[tei-council] @key to be deprecated?

Martin Holmes mholmes at uvic.ca
Tue Sep 20 11:11:12 EDT 2011

OK, I'm becoming convinced on this. It looks like we need a ticket in 
SF, along the lines of:

1. @key will be deprecated. (Still not exactly clear on that process.)

2. @ref will be added wherever @key is currently allowed, but @ref is not.

3. All examples showing @key will be changed to show @ref, and magic 
tokens without colons will be replaced with magic tokens that have colons.

4. The documentation for @ref will be expanded to include an explanation 
and examples of URIs which are not URLs (by which I presume we mean: 
URIs which do not resolve to anything that can be located on the network).

Have I missed anything? Does this replace or subsume any existing tickets?


On 11-09-19 08:49 AM, James Cummings wrote:
> On 19/09/11 16:12, Martin Holmes wrote:
>> Hi James,
> Hi Martin,
>>> I'll play devil's advocate on this. I think using URIs (in the
>>> form of URNs), even just locally constructed ones like
>>> foo:blort:1234 is a much better system than just bare keys which
>>> are just as much magic.
>> Isn't foo:blort:1234 just magic too? If I've understood the proposal
>> correctly, foo: and blort: don't resolve to anything meaningful; isn't
>> foo:blort:1234 just a magic key that happens to have colons in it?
> Yes, that is what I meant be 'just as much magic'. They are both
> magic. However, the URN-style magic key is a faceted one. (I know
> you could just make your @key value do this as well.)
>> Backward-compatibility is the obvious one.
> Yes, agreed.
>> In that case, we're going to have an escalating tension between the
>> Birnbaum doctrine and the need to clean up problems in P5 (like this
>> one, perhaps, if you see it as a problem).
> Perhaps, but the Birnbaum Doctrine doesn't say that we're not
> allow to break backwards compatibility, just that we should have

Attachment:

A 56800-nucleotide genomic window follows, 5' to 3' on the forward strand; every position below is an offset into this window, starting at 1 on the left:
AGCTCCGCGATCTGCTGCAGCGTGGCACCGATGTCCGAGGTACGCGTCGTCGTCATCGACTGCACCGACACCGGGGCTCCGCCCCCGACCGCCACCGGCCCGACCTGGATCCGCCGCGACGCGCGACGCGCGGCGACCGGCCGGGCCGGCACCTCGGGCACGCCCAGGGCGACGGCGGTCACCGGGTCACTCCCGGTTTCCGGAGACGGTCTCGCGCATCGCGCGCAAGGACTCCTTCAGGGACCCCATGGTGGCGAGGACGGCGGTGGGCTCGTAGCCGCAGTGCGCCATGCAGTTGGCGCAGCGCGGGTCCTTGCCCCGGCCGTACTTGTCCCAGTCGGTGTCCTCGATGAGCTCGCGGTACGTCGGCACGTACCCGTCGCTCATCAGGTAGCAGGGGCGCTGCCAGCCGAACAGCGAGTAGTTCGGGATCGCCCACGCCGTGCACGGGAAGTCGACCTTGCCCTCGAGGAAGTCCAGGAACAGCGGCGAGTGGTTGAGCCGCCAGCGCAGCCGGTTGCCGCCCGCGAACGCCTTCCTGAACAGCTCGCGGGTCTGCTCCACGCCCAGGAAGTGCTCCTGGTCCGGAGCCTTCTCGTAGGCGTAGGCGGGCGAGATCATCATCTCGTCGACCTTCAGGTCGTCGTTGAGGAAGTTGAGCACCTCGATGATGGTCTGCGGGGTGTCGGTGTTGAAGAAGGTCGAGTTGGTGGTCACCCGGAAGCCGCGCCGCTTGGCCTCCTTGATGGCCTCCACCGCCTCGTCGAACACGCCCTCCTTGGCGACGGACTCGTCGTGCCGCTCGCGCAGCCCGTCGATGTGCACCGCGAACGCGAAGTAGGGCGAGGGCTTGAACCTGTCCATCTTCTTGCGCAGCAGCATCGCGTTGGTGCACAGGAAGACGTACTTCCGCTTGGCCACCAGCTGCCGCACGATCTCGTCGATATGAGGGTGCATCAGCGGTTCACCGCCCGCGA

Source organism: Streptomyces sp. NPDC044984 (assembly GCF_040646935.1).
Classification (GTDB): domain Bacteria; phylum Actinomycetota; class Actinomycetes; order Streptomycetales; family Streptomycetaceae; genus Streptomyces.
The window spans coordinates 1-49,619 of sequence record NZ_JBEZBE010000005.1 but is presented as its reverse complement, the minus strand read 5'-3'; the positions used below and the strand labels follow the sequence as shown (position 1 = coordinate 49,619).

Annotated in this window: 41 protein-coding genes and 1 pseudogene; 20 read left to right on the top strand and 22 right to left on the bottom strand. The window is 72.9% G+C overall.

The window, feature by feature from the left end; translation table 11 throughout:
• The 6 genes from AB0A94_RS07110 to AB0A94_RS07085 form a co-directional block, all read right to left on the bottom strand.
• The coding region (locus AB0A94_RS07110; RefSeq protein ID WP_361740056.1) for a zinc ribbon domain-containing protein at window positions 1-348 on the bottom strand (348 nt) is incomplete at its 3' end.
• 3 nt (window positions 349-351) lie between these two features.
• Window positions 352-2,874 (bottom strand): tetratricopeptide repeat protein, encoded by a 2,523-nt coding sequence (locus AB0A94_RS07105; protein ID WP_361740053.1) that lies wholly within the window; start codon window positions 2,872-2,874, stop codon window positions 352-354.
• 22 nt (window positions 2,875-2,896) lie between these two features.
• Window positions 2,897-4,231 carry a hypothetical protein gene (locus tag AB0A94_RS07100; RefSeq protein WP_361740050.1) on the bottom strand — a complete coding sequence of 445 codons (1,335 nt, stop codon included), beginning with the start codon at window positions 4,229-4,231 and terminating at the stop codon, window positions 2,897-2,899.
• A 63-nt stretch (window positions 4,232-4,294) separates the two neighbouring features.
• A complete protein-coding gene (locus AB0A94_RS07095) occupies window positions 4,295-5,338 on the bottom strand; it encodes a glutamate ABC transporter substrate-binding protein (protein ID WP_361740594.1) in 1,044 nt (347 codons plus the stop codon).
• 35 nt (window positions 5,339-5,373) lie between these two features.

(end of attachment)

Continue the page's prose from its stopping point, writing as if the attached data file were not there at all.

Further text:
> a deprecation structure to do so.
>> You actually caught me doing that (inadvertently) in an early version of
>> the Image Markup Tool, IIRC.
> Oh yes, I remember that, naughty Martin. :-P (He says quickly
> hiding any of his code where he certainly sins in greater orders
> of magnitude.)
>> And I agree that's completely wrong when
>> using @ref; but I would argue that's why @key is helpful. When you're
>> still working out the structure of your repository and the relative
>> locations of files and subcollections, not having to be precise about
>> the path to a particular @xml:id is very handy.
> Surely since you *can* do this ref="foo" then people will just do
> that while they are still working out their repository structure
> or system of magic keys?
>> And if you get rid of
>> @key, people are just going to use @n for the same job, I bet.
> What people abuse @n for something that is not a potentially
> non-unique number or other label, but instead some magic token to
> identify specific classes of elements?  Never... no one would
> ever do that!  I mean that would be like using @rend to refer to
> _output_ rendition not source rendition. *grin*  Erm, yeah, ok, I
> see your point. People would certainly do that, yes.
> I still think using a URN-like URI on @ref is better because it
> forces you to consider _some_ form of classification or
> documentation principle. But yours are all good arguments for
> maintaining @key.
> -James

Martin Holmes
University of Victoria Humanities Computing and Media Centre
(mholmes at uvic.ca)

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